Jana and Joan Schweizer Hoff talk about navigating Father’s Day while grieving. Joan, a long-time staff member at The Dougy Center, shares both personal and professional experiences in constructing new ways to approach the holiday. Whether you’re grieving the loss of a father, or parenting a child who is, some of these suggestions may be helpful:
Know that for many, the lead up is the worst part.
If you are supporting a grieving child, talk with them ahead of time about what they would like to do or not do.
Let children know that it’s okay to still want to celebrate and it’s okay to not want to celebrate. Don’t force a child to pick another adult to honor, unless that’s something they want to do.
If you are a grieving parent, consider whether and how you want to engage with the holiday - perhaps you recreate a tradition you shared with your child or do something new for yourself.
Come up with a plan - even if that plan is to do nothing. If you do want to do something, consider doing something that connects you with who the person was and what they meant to you.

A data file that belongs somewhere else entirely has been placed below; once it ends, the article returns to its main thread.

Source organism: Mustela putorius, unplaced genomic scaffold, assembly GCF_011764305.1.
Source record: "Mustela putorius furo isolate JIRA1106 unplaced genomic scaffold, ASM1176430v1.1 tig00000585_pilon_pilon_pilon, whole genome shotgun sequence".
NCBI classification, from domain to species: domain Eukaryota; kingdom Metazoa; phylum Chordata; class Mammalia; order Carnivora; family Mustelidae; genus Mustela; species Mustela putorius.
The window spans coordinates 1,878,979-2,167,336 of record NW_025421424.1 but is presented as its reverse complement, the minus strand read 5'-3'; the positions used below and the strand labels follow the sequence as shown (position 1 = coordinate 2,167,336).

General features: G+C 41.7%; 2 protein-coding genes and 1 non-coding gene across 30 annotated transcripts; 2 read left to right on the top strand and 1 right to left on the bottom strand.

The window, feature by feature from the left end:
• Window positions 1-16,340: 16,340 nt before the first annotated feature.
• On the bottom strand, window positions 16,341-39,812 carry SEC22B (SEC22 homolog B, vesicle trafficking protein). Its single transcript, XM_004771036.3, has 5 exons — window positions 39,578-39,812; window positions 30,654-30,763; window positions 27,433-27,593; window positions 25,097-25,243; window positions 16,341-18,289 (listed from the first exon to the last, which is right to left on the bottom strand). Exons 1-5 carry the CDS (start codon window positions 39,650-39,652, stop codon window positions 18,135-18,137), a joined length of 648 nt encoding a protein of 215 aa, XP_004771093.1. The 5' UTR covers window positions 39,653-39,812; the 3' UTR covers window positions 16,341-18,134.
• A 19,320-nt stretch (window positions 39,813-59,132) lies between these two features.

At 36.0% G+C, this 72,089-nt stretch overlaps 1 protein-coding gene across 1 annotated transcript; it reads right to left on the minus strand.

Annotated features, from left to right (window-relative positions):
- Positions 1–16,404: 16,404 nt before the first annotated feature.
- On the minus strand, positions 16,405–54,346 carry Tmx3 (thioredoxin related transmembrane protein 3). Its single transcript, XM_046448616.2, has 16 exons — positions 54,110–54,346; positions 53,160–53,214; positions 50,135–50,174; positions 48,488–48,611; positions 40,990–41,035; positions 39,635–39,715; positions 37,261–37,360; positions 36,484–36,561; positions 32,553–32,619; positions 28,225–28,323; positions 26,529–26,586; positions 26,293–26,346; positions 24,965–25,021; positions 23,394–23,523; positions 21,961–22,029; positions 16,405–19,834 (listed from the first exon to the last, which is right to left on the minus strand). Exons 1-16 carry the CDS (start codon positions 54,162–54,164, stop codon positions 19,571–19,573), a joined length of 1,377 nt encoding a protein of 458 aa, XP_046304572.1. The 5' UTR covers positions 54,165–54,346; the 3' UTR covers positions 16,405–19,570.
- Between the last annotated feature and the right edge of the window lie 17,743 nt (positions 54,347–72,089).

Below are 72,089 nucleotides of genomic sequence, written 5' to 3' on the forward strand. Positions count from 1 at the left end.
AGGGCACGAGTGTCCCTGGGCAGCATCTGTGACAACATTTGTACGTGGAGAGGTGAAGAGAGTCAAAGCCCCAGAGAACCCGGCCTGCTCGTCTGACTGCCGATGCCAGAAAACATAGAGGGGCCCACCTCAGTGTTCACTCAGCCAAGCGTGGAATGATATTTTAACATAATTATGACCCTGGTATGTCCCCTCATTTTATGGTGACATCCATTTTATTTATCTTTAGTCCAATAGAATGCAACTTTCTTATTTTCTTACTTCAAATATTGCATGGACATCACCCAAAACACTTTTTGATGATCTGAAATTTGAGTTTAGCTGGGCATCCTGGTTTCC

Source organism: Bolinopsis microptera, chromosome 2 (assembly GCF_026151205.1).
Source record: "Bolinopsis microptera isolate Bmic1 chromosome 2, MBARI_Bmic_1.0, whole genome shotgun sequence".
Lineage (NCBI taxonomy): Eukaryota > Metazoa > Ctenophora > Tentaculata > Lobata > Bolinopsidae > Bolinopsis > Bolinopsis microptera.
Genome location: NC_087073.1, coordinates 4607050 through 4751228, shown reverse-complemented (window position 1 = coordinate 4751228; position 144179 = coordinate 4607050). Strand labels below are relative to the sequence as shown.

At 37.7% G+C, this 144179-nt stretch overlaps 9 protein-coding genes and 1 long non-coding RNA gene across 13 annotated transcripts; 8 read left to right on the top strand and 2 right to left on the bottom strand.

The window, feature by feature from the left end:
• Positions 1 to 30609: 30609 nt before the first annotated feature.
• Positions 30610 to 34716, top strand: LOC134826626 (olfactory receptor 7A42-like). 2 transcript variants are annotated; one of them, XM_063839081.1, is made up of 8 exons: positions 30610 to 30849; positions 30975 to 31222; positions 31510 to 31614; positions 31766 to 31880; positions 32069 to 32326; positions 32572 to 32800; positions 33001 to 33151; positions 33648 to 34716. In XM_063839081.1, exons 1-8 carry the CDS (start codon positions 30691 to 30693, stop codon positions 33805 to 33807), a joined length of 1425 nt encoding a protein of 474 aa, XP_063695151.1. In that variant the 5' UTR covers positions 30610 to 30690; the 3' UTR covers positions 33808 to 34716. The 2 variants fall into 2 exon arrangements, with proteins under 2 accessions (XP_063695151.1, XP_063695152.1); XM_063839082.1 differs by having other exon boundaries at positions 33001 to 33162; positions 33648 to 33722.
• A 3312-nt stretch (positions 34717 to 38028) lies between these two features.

Consider a social media fast for the day - or - plan what you want to post.
Identify others in your life who feel fatherly - and - it’s okay if you don’t feel this way towards anyone. Don’t pressure yourself to put someone in that role if it feels inconsiderate, impossible, or dishonoring of your father.
Plan something for yourself - hike, brunch with friends, a trip out of town. …. decide what environment you want to be in, knowing that you are likely to run into dads and families.
Get together with others who are grieving.
Focus on a category - say food, movies, activities, color, or music - choose a few from one or all the categories that your dad or child loved. If you don’t know, and many people don’t, go with your best guess or pick the ones you love.